#UNITED WE WIN, UK
Played at the May 2016 FEEDBACK Film Festival
Half dangerous, hald brave and wholly compelling, #UnitedWeWin, directed by Henrik Fiirs, is a documentary turned passionate love letter about the issues surrounding war-torn Iraq. Fiirs and a handful of other early twenty-somethings’ set out to the country with limited assistance from Global Security, to make a film about the middle eastern conflict, after a traumatic video witnessed by the director propelled him to act. The forty minute partial gorilla shooting endeavor is an interesting approach to cinematic filmmaking.
#UnitedWeWin has much to be commended on. The director, Fiirs, is a natural born leader, with charisma, charm and a clear thirst to make a social and political difference in the world around him. There is daring, drive and determination in his work, and it is no small feat to arrange a film crew and create a film, halfway around the world, not accounting for age, cost and resources.
However, there is a fine line between bravery and foolishness and Fiirs’ piece is not without heavy scrutiny. The film undeniably lacks focus and direction. Bold, emotive, larger-than-life statements litter the piece, such as “what is happening here is evil” and “we all know this isn’t right”. And yet, the social, political, religious and economic issues fueling the Middle-Eastern conflicts are never discussed. As such, the filmmaker glosses over the reason the fuel the film in the first place. The film has the feeling of a director looking for the answer, when he has no idea what the question is.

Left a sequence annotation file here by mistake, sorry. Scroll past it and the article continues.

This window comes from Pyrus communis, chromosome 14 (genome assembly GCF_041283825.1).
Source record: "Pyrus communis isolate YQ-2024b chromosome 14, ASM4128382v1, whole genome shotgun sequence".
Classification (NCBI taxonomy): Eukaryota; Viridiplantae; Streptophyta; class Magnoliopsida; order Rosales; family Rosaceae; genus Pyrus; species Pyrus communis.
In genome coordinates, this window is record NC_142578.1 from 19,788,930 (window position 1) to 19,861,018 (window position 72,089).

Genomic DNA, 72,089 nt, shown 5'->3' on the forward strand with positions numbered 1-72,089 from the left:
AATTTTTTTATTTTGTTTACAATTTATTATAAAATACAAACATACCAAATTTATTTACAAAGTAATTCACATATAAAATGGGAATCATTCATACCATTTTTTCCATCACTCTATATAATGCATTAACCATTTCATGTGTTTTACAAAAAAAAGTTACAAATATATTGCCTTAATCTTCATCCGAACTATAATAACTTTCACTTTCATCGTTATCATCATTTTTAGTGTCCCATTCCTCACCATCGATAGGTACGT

As a result, the goal of the film appears far too abstract and the stakes far too outrageously dangerous to be bought by the audience as a form of consciously planned, well thought-out activism. The film has no clear vision, no clear villains, no clear answers, no focused purpose and, most terrifying to the audience, no sense that the filmmaker and the team really understand how much danger they have put themselves in while making it.
Moving towards the film’s natural style creates some other notes for discussion. The continuity of the piece is rather shady, with whole days of the trip cut out and unaccounted for, and a series of unanswered cliff hangers. There is one scene that focuses on the team touching down in the Middle East and the transportation they arranged to pick them up from the airport is not there. The next major scene shows the team three days later, with no explanation of how the previous situation rectified itself. One section of the film, shot in a refugee camp, was very stylistically shot and edited- a choice that was not consistent with the rest of the film. The team clearly had the skills and the means to produce a film, but they did not produce a film with clear meaning.
Fiirs is a young, idealistic filmmaker, producing a heartfelt piece that displays empathy to the struggles of a population he clearly cares deeply for. On that note, he must be commended. He has a strong moral code, strong ideals and passionate desire to tell a story. But his cinematic journey did not hold up a mirror to the crisis in the Middle East, as much as it did hold up a mirror to young filmmakers’ everywhere, asking them to thoroughly understand that questions they are asking, before they risk their lives in finding the answers.
by Kierston Drier
Founder of The Bathroom Stall Project
Consultant at TheKayWorks.com
Freelance Film and Television
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